You can also spend a bit on chocolate (choke margin) but this reduces how much you can spend on food and beer combined. Personally I don’t apply a choke margin because there is a hidden safety factor by virtue of the fact that while we assume a single bubble, it is a strung out column of gassified mud which means that the average expansion of the gas is less than if it was a single bubble. The kick tolerance calculations are very sensitive to this, you’re effectively reducing your MAASP by the choke margin applied and the volume you can safely circulate out becomes less.
If a choke margin is applied,subtract this from the MAASP to give the Total Kick Tolerance Budget (combination of kick intensity and gas volume).
From that Total Kick Tolerance Budget, subtract the extra pressure imposed on the casing shoe as a result of the kick intensity to give the Gas Budget. This is the rise in well pressure when the well is closed in and equals kick intensity x true vertical depth. (It will equal Pdp after closing in the well.)
Gas Budget = Total Kick Tolerance Budget – Pdp
The Gas Budget represents the loss in hydrostatic pressure by gas replacing mud. The loss of hydrostatic is the length of the gas column, multiplied by (mud gradient – gas gradient). Therefore the length of the gas column is the Gas Budget divided by (mud gradient – gas gradient). From this we can determine the gas volume at the critical point; with the top of the gas bubble at the casing shoe.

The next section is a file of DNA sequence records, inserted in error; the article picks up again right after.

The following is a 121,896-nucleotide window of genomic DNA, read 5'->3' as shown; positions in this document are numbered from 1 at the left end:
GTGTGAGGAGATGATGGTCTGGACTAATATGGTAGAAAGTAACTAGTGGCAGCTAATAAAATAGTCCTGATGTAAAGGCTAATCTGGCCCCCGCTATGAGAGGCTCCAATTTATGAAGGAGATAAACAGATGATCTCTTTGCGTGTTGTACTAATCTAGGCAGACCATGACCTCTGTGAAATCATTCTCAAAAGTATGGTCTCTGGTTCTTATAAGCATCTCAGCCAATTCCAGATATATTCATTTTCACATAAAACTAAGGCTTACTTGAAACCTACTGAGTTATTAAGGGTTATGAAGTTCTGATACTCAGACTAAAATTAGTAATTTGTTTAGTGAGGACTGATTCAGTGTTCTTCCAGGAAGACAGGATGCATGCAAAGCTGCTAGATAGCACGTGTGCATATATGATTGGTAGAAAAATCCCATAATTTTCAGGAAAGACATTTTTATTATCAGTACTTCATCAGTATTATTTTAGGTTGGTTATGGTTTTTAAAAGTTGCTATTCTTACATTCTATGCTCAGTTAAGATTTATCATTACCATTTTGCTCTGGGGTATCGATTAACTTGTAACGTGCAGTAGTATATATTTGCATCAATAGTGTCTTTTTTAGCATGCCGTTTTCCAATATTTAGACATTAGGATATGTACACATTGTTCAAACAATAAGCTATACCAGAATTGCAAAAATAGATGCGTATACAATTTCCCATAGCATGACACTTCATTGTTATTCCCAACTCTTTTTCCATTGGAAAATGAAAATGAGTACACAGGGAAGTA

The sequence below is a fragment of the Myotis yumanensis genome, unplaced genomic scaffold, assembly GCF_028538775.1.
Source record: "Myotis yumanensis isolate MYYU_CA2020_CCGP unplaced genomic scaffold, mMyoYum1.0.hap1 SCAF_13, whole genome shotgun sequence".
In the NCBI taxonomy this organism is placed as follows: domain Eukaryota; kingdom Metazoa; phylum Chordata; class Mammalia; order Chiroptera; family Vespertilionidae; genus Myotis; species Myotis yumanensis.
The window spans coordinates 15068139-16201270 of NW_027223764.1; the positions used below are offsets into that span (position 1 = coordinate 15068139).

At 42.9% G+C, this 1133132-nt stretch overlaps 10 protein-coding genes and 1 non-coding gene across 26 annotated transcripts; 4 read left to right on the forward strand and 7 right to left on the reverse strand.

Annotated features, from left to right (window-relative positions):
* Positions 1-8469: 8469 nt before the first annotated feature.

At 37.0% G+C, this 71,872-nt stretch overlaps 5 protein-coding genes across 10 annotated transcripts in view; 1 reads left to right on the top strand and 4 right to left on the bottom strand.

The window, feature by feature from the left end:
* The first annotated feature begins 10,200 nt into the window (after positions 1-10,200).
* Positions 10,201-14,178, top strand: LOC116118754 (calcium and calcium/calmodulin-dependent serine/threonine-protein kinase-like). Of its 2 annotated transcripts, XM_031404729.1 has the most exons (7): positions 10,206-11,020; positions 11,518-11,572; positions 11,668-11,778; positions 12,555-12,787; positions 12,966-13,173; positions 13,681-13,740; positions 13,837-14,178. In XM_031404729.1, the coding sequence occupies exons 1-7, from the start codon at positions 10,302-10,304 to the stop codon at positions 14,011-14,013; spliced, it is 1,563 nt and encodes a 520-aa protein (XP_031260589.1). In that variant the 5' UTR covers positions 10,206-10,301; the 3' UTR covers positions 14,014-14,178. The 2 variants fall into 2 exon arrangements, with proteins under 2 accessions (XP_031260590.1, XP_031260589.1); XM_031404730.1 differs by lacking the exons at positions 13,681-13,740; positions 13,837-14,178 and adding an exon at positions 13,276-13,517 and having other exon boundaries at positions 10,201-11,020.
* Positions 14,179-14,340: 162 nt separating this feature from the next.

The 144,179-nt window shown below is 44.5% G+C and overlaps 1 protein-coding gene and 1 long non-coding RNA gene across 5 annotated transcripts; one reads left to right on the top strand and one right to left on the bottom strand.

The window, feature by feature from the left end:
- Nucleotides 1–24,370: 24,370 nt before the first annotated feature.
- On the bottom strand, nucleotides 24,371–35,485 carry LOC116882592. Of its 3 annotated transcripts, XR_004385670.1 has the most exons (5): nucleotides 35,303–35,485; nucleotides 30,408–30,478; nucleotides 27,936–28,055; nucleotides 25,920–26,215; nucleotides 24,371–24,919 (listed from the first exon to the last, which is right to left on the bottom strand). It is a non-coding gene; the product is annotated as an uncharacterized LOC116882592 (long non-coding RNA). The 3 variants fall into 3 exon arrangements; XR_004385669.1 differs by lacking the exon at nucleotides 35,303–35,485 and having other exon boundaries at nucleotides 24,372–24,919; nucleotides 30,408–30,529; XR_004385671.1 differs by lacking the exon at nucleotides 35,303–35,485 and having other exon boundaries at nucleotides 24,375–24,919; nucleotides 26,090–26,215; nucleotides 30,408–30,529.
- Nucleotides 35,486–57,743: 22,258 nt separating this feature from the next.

The gas volume must be calculated from the length along hole, accounting for hole inclination.
The volume of gas can now be calculated from the annular capacity between hole and drillstring.
The combined gas law is now used to calculate the volume of influx at the bottom of the well. First, calculate the absolute shoe and bottom hole temperatures and the closed in bottom hole pressure.
Initial shut in influx volume, but test to see if influx height is greater than open hole height, if it is then the influx volume is unlimited.
Kick situation assumed;
Current Maximum Allowable Annular Surface Pressure
Leakoff shoe pressure
Bottom hole pressure after closing in the well
Maximum influx vertical length
Maximum influx volume (gas on bottom) after closing the BOP’s
Recommended Baryte reserve
NOTE – a negative value for the maximum influx volume shows that any kick taken would exceed the maximum shoe pressure.
For the data entered, the
API RP59. Recommended Practices for Well Control Operations.
Drillers.com Incorporated. Practical Well Planning and Drilling Manual.
Horning, MR. Kick prevention, detection and control; planning and training guidelines for drilling deep, high pressure wells. IADC/SPE 19990.
Sedco Forex Schlumberger. Well Control Manual. Edition of March 1991.
Version 1 of this worksheet was released on 12 February 2008.
Version 6 was released after correcting the conversion factor for kPa/m.
Version 6a was changed for the JIT version, to display intermediate results in both metric and imperial units.
Version 6b was released after revising the variable names in line with the new DDC convention.
Version 6e was released after adding a specific warning if a negative kick intensity is used.
Version 6f was released after adding some more information in the Results.
Version 7 was released after correcting a small error, to account for any safety margin pressure in calculating the influx volume on bottom.
Version 8 was released after realising that there was a much easier way to calculate kick tolerance!
Version 9 corrected an error when calculating for hole inclination at the casing shoe.